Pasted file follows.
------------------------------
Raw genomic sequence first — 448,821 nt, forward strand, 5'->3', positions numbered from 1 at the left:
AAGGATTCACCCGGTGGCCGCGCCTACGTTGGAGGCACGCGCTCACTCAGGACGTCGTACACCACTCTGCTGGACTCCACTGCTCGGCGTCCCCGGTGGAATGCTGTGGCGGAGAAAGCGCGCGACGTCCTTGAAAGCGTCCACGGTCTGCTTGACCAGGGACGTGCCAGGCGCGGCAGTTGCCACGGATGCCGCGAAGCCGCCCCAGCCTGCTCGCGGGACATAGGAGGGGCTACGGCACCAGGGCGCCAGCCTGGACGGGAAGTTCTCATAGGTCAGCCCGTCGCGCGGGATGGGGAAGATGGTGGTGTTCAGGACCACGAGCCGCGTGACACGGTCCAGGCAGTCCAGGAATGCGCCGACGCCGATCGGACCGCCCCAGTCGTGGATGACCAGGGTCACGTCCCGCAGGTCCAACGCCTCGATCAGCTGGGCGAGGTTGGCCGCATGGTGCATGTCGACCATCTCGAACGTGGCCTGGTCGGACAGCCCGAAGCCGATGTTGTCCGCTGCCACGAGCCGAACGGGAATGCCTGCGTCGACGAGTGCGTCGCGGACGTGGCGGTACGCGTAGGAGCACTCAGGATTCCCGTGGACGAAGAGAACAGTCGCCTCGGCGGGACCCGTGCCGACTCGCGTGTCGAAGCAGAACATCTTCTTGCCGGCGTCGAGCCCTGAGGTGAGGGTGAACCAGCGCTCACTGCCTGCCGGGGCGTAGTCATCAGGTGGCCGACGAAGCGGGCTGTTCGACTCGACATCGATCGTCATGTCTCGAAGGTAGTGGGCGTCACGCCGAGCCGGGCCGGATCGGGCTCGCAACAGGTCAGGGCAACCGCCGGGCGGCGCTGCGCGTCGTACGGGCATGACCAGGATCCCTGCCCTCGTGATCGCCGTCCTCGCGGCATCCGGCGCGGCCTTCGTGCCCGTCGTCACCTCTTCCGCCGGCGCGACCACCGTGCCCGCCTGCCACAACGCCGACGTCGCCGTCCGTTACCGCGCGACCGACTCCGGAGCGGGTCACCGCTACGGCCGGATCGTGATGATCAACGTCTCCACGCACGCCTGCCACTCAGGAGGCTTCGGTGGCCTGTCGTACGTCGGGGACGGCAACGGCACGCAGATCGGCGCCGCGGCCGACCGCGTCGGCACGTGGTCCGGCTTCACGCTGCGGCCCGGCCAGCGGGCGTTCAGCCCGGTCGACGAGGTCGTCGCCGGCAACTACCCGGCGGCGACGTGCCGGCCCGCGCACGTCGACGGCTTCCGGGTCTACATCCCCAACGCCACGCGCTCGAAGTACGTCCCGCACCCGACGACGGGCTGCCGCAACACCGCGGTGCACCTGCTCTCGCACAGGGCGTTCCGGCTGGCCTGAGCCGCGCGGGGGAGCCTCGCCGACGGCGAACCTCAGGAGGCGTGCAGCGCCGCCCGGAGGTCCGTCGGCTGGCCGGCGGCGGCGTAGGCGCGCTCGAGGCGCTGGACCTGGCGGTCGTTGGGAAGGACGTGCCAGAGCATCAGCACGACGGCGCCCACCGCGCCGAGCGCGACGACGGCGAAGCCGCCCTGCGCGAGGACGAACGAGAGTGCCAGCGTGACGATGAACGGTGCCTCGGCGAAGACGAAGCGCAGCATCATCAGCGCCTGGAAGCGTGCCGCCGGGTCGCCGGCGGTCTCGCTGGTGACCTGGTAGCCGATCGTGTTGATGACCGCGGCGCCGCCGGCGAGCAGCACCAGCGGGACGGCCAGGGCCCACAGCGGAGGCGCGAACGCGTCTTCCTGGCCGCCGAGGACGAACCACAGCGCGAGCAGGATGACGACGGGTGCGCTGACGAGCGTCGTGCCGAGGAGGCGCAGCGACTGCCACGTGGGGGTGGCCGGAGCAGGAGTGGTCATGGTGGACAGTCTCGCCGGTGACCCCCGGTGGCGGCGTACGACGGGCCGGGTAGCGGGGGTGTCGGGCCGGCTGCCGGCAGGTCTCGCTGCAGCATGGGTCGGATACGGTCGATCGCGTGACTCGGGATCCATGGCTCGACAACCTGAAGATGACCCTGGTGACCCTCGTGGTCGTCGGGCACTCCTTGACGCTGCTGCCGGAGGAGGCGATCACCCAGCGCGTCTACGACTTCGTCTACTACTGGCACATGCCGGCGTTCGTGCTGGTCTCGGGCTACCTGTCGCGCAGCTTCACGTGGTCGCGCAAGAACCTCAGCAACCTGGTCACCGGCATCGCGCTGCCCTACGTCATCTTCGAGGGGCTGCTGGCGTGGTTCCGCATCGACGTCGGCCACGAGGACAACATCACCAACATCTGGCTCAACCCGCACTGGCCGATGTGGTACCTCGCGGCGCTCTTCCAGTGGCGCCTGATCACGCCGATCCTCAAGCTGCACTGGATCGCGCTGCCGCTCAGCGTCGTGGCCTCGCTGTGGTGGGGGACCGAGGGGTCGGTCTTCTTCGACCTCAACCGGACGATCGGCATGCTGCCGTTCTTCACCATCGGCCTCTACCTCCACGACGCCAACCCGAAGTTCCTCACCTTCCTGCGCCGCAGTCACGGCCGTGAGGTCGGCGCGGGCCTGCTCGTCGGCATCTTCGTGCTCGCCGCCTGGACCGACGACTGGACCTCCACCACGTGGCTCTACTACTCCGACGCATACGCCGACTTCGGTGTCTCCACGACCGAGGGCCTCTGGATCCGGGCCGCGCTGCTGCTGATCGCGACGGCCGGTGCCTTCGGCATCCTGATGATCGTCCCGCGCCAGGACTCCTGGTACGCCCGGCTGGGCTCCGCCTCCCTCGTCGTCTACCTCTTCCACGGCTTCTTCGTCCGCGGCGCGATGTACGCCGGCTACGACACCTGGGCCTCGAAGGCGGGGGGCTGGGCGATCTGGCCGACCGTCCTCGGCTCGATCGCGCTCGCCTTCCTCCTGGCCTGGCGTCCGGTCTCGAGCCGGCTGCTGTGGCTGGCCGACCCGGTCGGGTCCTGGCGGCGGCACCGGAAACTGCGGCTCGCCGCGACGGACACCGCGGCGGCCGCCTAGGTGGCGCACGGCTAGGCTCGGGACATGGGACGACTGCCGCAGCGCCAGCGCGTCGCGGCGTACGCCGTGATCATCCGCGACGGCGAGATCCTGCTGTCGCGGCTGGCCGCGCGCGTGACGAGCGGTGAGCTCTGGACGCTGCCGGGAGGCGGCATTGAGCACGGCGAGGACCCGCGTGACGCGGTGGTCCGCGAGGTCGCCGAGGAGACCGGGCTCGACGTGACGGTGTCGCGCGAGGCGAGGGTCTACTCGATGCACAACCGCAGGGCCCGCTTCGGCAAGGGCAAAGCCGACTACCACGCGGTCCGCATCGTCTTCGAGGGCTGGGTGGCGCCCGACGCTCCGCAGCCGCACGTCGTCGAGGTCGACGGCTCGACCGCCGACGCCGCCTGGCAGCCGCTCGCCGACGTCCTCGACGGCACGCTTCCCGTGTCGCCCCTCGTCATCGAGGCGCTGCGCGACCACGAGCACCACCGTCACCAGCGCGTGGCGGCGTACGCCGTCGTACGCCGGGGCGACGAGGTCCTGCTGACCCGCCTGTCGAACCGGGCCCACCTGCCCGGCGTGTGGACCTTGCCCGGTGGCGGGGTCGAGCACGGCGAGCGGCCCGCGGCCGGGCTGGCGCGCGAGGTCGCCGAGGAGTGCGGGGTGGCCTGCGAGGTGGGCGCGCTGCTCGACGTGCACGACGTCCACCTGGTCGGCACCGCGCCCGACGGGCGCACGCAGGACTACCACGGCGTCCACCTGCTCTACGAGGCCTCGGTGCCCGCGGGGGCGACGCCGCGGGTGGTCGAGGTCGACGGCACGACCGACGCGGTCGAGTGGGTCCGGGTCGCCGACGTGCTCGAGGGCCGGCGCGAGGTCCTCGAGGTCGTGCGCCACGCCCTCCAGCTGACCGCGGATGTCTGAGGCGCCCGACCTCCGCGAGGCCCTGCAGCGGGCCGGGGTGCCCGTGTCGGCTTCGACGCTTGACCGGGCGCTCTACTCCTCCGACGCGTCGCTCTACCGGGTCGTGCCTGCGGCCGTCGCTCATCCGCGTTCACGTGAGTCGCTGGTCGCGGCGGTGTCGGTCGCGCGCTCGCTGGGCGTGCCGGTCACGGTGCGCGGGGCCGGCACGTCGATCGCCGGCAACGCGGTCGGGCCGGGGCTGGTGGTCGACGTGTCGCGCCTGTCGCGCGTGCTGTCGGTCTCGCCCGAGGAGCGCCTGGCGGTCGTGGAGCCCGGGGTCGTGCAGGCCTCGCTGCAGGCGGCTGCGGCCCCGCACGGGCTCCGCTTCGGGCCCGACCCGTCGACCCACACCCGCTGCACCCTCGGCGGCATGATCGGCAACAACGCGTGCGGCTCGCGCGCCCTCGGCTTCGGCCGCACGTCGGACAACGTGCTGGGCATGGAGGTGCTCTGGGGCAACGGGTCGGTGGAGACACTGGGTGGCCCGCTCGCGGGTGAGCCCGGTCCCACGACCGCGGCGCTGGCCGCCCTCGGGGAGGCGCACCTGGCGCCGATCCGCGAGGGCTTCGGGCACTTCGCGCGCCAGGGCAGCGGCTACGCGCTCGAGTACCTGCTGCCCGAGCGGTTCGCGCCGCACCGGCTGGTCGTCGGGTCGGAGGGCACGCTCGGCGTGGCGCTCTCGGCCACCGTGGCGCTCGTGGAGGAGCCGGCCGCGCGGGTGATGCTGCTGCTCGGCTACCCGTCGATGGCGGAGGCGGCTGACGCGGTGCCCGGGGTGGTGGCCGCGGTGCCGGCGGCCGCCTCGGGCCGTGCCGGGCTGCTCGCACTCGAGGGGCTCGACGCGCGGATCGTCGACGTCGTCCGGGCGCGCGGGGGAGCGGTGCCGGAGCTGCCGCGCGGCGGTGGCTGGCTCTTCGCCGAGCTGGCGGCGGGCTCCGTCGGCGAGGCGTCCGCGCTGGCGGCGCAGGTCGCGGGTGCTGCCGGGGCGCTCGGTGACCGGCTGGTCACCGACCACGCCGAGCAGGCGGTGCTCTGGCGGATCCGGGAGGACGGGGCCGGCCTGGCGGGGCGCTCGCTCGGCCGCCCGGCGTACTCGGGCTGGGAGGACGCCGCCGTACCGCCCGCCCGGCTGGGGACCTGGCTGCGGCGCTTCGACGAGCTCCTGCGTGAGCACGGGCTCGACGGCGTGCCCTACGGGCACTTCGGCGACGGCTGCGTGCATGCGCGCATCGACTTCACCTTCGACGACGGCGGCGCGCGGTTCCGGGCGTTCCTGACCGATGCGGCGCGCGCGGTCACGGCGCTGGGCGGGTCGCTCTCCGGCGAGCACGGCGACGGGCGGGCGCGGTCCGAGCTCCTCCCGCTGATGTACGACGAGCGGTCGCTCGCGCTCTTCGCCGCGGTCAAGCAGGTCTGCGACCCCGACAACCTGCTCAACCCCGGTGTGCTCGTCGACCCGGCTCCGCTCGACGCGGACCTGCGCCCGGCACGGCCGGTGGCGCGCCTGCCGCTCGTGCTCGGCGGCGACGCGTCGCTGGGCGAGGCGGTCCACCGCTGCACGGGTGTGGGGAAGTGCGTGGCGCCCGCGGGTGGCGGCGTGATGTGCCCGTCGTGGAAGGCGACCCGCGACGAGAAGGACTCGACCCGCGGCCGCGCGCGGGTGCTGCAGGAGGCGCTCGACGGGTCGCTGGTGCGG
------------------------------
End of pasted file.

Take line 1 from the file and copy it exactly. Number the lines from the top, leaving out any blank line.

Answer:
Raw genomic sequence first — 448,821 nt, forward strand, 5'->3', positions numbered from 1 at the left: